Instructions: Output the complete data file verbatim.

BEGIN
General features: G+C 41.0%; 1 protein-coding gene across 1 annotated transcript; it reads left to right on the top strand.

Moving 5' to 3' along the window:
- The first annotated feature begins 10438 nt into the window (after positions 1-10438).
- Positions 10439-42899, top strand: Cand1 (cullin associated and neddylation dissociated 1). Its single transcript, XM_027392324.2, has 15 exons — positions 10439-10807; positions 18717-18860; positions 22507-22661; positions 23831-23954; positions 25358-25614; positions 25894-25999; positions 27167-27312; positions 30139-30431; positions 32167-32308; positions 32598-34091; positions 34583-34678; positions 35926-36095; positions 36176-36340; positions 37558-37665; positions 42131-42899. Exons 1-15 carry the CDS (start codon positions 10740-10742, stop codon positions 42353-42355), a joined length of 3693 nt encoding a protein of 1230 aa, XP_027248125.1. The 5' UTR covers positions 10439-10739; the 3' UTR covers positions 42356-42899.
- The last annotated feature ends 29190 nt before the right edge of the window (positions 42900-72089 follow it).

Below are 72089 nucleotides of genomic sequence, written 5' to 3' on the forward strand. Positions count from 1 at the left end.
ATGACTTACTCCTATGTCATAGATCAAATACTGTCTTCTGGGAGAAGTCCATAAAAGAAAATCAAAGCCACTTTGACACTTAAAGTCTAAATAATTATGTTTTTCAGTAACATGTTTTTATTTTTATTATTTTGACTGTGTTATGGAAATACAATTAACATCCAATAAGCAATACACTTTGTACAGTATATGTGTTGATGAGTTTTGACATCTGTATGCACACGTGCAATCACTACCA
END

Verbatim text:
General features: G+C 41.0%; 1 protein-coding gene across 1 annotated transcript; it reads left to right on the top strand.

Moving 5' to 3' along the window:
- The first annotated feature begins 10438 nt into the window (after positions 1-10438).
- Positions 10439-42899, top strand: Cand1 (cullin associated and neddylation dissociated 1). Its single transcript, XM_027392324.2, has 15 exons — positions 10439-10807; positions 18717-18860; positions 22507-22661; positions 23831-23954; positions 25358-25614; positions 25894-25999; positions 27167-27312; positions 30139-30431; positions 32167-32308; positions 32598-34091; positions 34583-34678; positions 35926-36095; positions 36176-36340; positions 37558-37665; positions 42131-42899. Exons 1-15 carry the CDS (start codon positions 10740-10742, stop codon positions 42353-42355), a joined length of 3693 nt encoding a protein of 1230 aa, XP_027248125.1. The 5' UTR covers positions 10439-10739; the 3' UTR covers positions 42356-42899.
- The last annotated feature ends 29190 nt before the right edge of the window (positions 42900-72089 follow it).

Below are 72089 nucleotides of genomic sequence, written 5' to 3' on the forward strand. Positions count from 1 at the left end.
ATGACTTACTCCTATGTCATAGATCAAATACTGTCTTCTGGGAGAAGTCCATAAAAGAAAATCAAAGCCACTTTGACACTTAAAGTCTAAATAATTATGTTTTTCAGTAACATGTTTTTATTTTTATTATTTTGACTGTGTTATGGAAATACAATTAACATCCAATAAGCAATACACTTTGTACAGTATATGTGTTGATGAGTTTTGACATCTGTATGCACACGTGCAATCACTACCA